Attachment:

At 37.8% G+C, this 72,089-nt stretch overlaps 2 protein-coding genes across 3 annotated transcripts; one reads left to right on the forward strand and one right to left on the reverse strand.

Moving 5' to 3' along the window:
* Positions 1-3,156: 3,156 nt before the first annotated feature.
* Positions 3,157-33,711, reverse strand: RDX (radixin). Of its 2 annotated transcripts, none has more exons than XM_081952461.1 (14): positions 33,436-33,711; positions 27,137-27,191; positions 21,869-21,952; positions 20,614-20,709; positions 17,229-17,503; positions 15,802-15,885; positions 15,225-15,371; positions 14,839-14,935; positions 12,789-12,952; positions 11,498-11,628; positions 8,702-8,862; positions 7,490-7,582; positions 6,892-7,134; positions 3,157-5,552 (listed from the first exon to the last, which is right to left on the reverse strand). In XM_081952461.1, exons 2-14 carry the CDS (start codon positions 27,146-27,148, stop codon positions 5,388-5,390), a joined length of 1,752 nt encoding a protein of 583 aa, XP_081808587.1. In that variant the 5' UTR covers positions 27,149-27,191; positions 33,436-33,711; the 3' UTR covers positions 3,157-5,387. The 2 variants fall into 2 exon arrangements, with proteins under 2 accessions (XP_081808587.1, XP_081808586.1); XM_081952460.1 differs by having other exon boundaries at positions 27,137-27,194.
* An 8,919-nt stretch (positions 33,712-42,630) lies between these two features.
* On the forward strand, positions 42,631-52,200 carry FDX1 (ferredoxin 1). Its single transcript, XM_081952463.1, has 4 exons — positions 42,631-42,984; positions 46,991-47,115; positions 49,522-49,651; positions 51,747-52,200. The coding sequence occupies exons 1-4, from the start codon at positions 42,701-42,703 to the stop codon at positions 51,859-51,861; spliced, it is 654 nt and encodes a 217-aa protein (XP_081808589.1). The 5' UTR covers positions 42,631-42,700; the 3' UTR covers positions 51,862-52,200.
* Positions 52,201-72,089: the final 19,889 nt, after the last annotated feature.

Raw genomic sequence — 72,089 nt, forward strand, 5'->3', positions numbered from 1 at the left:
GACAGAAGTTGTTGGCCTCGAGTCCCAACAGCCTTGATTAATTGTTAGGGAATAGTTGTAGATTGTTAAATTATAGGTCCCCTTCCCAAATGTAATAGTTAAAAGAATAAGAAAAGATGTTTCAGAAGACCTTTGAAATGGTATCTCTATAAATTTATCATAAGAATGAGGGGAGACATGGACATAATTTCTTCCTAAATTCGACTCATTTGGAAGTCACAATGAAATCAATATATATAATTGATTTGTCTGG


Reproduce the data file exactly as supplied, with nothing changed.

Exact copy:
At 37.8% G+C, this 72,089-nt stretch overlaps 2 protein-coding genes across 3 annotated transcripts; one reads left to right on the forward strand and one right to left on the reverse strand.

Moving 5' to 3' along the window:
* Positions 1-3,156: 3,156 nt before the first annotated feature.
* Positions 3,157-33,711, reverse strand: RDX (radixin). Of its 2 annotated transcripts, none has more exons than XM_081952461.1 (14): positions 33,436-33,711; positions 27,137-27,191; positions 21,869-21,952; positions 20,614-20,709; positions 17,229-17,503; positions 15,802-15,885; positions 15,225-15,371; positions 14,839-14,935; positions 12,789-12,952; positions 11,498-11,628; positions 8,702-8,862; positions 7,490-7,582; positions 6,892-7,134; positions 3,157-5,552 (listed from the first exon to the last, which is right to left on the reverse strand). In XM_081952461.1, exons 2-14 carry the CDS (start codon positions 27,146-27,148, stop codon positions 5,388-5,390), a joined length of 1,752 nt encoding a protein of 583 aa, XP_081808587.1. In that variant the 5' UTR covers positions 27,149-27,191; positions 33,436-33,711; the 3' UTR covers positions 3,157-5,387. The 2 variants fall into 2 exon arrangements, with proteins under 2 accessions (XP_081808587.1, XP_081808586.1); XM_081952460.1 differs by having other exon boundaries at positions 27,137-27,194.
* An 8,919-nt stretch (positions 33,712-42,630) lies between these two features.
* On the forward strand, positions 42,631-52,200 carry FDX1 (ferredoxin 1). Its single transcript, XM_081952463.1, has 4 exons — positions 42,631-42,984; positions 46,991-47,115; positions 49,522-49,651; positions 51,747-52,200. The coding sequence occupies exons 1-4, from the start codon at positions 42,701-42,703 to the stop codon at positions 51,859-51,861; spliced, it is 654 nt and encodes a 217-aa protein (XP_081808589.1). The 5' UTR covers positions 42,631-42,700; the 3' UTR covers positions 51,862-52,200.
* Positions 52,201-72,089: the final 19,889 nt, after the last annotated feature.

Raw genomic sequence — 72,089 nt, forward strand, 5'->3', positions numbered from 1 at the left:
GACAGAAGTTGTTGGCCTCGAGTCCCAACAGCCTTGATTAATTGTTAGGGAATAGTTGTAGATTGTTAAATTATAGGTCCCCTTCCCAAATGTAATAGTTAAAAGAATAAGAAAAGATGTTTCAGAAGACCTTTGAAATGGTATCTCTATAAATTTATCATAAGAATGAGGGGAGACATGGACATAATTTCTTCCTAAATTCGACTCATTTGGAAGTCACAATGAAATCAATATATATAATTGATTTGTCTGG